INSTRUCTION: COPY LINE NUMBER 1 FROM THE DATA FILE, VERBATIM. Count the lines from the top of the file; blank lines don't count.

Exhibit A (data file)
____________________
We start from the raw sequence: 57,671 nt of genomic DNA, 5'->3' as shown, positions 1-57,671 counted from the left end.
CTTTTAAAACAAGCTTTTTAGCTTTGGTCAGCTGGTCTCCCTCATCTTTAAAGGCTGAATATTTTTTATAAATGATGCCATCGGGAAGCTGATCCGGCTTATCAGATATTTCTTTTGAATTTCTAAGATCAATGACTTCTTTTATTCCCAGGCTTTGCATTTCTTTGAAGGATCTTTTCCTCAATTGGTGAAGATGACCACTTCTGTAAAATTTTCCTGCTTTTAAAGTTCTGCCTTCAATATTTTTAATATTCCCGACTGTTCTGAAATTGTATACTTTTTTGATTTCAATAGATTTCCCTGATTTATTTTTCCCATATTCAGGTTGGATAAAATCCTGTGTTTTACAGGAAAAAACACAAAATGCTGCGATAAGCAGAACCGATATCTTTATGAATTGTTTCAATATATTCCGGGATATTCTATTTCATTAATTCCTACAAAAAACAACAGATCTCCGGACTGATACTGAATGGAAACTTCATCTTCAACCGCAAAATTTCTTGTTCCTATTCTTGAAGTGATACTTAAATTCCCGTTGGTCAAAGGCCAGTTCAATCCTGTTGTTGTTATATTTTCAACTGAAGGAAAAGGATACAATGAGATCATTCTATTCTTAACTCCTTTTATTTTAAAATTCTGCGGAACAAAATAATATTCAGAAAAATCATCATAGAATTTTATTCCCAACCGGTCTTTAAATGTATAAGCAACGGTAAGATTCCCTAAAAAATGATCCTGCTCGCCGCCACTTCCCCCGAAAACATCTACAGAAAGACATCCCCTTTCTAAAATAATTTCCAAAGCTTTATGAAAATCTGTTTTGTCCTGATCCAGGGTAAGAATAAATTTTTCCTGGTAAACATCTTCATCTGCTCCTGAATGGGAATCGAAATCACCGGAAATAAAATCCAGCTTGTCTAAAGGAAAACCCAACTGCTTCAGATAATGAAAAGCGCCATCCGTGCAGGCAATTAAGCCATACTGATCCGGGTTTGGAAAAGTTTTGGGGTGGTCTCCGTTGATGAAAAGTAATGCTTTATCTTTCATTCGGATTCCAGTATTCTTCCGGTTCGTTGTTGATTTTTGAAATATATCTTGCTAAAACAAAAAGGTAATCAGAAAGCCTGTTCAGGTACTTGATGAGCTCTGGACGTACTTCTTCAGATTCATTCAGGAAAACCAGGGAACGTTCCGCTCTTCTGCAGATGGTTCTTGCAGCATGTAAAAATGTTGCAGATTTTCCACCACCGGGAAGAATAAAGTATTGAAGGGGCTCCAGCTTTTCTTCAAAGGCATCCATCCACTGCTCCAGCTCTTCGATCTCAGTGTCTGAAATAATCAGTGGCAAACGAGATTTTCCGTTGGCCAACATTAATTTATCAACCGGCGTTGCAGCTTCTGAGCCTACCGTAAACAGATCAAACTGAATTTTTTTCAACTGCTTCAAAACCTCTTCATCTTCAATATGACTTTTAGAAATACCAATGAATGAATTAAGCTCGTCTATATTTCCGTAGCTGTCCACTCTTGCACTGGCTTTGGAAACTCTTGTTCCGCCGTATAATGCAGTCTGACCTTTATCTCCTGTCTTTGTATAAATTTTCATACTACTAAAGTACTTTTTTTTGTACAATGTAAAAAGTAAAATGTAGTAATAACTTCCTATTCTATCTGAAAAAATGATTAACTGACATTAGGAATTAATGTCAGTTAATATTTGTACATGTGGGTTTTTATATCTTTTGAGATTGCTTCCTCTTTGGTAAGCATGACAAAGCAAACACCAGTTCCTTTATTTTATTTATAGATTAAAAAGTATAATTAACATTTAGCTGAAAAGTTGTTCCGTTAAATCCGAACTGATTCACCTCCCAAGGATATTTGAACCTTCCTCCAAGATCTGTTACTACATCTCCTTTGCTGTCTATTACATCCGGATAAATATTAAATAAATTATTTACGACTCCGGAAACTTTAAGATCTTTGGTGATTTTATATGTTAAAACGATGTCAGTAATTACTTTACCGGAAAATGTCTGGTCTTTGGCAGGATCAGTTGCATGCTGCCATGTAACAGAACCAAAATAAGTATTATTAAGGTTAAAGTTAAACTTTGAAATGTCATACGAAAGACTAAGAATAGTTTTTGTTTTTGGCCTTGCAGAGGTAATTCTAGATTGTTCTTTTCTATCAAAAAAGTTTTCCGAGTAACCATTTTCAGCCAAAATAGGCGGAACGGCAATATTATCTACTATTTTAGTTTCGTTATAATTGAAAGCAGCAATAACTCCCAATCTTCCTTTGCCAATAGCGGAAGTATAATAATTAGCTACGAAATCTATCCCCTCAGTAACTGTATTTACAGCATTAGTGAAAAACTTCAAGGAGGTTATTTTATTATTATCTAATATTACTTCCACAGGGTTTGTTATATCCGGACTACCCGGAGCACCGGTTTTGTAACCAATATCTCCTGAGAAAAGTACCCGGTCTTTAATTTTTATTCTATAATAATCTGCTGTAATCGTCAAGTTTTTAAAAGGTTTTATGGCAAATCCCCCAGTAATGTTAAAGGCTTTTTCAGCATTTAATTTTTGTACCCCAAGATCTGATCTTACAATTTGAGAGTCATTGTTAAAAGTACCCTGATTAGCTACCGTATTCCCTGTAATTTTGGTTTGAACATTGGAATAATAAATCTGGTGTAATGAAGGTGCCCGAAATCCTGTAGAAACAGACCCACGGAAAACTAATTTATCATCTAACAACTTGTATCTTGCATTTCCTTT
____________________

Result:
We start from the raw sequence: 57,671 nt of genomic DNA, 5'->3' as shown, positions 1-57,671 counted from the left end.